Bird flu death in China: Infection source unknown
A 39-year old bus driver died from bird flu complications in China, raising concerns among authorities that the virus could spread. The source of the man's infection remains unknown.
The man, whose surname was Chen, lived in Shenzhen, which is just across the border from Hong Kong.
According to reports from Guangdong's official newspaper, the Southern Daily, 120 people had been in contact with the man, but none have developed symptoms of bird flu.
Less than two weeks ago Hong Kong culled 17,000 chickens after one tested positive for H5N1. The poultry was being sold at a wholesale poultry market, but the man had not been in contact with poultry in the preceding month.
Officials are concerned about bird flu spreading because many in China will be traveling for the Lunar New Year; crowding buses and trains.
The virus is highly potent and kills 60 percent of those it infects.
The man was admitted to the hospital with severe pneumonia; and then died of multi-organ failure. He did test positive for the virus.
Recent concerns are that the virus could mutate and spread globally, though it usually is found in birds and transmission to humans is generally considered "inefficient". The last reported case of bird flu in Hong Kong was 18 months ago.
According to the Centers for Disease Control (CDC), cases of the virus have been reported in humans since 1997, though the possibility of transmission from birds to humans is supposedly low.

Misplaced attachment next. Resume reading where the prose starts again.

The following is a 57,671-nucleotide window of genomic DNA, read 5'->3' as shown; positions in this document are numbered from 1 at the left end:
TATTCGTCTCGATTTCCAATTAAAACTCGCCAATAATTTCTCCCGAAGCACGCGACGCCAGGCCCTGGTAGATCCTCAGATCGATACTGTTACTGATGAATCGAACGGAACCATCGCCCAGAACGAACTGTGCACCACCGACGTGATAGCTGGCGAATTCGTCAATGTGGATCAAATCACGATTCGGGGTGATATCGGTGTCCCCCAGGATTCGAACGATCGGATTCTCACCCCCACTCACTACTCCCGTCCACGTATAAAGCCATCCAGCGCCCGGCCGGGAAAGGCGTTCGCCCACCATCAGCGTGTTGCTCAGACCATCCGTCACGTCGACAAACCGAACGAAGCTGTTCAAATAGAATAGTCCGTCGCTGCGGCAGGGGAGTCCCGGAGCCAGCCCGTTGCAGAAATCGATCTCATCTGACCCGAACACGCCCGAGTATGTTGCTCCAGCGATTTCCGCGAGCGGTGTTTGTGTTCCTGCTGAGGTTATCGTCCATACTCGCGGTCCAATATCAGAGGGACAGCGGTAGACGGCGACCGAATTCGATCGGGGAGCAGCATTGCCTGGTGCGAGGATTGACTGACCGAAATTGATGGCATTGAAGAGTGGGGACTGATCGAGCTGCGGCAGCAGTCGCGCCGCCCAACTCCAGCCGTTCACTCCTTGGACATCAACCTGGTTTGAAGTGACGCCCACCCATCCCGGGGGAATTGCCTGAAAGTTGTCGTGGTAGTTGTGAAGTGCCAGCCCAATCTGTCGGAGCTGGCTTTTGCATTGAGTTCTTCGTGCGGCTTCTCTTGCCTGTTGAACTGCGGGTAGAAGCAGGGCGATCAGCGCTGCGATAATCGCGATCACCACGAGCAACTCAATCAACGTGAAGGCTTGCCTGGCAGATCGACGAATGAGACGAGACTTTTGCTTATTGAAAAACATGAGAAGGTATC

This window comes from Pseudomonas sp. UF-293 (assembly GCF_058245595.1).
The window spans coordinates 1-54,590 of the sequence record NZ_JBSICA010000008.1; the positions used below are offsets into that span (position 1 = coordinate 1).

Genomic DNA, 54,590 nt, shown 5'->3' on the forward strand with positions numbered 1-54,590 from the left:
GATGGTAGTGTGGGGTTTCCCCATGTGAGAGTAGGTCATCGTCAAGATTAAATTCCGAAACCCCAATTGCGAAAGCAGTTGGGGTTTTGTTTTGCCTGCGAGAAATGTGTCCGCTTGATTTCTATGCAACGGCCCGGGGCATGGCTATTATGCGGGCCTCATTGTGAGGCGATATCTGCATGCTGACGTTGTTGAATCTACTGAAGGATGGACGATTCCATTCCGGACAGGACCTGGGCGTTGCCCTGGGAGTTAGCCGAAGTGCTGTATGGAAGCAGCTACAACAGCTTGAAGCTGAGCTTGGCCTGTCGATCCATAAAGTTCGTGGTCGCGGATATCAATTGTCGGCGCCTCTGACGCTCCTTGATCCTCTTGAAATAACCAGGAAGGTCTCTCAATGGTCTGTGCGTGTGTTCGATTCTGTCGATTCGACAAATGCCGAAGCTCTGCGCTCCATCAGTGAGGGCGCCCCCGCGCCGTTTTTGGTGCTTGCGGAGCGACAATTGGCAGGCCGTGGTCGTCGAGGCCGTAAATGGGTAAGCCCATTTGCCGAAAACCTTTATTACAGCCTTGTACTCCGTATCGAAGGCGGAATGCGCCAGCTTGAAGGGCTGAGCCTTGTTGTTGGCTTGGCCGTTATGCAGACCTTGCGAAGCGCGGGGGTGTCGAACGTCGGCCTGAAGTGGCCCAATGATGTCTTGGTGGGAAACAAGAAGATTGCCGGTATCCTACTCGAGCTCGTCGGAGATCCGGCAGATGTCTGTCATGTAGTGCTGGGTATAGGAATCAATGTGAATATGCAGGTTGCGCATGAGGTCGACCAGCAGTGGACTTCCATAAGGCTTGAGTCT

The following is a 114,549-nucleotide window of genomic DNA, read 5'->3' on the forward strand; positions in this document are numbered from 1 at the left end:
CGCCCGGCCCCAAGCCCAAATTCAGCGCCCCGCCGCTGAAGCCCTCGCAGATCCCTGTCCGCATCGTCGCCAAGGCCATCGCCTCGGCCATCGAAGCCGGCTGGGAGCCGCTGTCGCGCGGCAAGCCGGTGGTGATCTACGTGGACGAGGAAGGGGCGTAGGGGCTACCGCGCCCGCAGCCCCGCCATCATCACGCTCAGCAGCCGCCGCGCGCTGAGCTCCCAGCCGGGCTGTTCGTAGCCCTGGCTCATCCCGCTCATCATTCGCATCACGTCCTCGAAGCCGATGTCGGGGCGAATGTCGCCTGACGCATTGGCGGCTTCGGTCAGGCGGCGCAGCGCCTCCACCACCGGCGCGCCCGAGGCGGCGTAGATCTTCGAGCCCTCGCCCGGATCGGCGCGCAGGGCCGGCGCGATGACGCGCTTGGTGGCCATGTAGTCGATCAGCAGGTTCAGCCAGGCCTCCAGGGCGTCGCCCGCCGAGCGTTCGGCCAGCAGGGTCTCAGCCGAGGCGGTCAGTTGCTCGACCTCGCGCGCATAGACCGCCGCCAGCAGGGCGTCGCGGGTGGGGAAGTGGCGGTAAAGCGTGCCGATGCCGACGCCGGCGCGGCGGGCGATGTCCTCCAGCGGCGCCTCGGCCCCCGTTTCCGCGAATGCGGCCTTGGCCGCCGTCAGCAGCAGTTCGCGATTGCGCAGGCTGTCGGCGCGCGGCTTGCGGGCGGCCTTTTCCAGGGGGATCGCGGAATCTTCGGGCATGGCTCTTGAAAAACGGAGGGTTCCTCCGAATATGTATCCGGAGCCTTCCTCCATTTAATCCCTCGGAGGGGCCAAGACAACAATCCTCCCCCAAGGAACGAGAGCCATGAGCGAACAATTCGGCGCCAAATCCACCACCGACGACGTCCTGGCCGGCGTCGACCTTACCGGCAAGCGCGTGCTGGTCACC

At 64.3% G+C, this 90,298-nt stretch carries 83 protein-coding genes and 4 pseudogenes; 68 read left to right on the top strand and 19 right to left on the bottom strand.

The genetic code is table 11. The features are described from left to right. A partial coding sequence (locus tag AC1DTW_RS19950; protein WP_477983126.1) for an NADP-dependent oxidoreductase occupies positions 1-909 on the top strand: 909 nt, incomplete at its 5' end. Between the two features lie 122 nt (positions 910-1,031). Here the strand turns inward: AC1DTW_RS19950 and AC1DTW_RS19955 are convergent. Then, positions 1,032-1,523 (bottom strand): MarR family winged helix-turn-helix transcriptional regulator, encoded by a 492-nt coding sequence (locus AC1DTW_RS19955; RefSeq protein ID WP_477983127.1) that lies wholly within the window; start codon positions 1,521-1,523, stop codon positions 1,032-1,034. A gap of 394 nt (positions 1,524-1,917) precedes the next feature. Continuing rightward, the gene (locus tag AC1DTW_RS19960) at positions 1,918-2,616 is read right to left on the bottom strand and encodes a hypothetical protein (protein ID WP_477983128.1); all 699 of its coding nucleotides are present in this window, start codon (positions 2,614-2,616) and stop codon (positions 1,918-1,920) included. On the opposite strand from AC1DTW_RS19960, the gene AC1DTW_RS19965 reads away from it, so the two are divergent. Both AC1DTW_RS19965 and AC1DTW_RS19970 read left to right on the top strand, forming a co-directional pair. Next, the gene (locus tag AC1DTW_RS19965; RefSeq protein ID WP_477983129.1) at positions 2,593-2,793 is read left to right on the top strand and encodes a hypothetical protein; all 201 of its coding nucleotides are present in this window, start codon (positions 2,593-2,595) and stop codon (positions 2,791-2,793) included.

Avian flu can be contracted from handling infected birds and from surfaces contaminated with excrement or other secretions.
There are several subtypes of Avian flu or bird flu, and H5N1 is the most pathogenic form. It is also known as the “HPAI H5N1 virus". Other subtypes that have infected people include H7N7 and H9N2, according to the World Health Organization (WHO). Most cases in humans come from direct handling of infected birds.
Another recent case of H5N1 human infection was reported by the WHO on December 21 in Egypt. The man, 29, had contact with backyard poultry and also died from complications. The recent culling of chickens in Hong Kong raised the virus alert to “severe” in the area.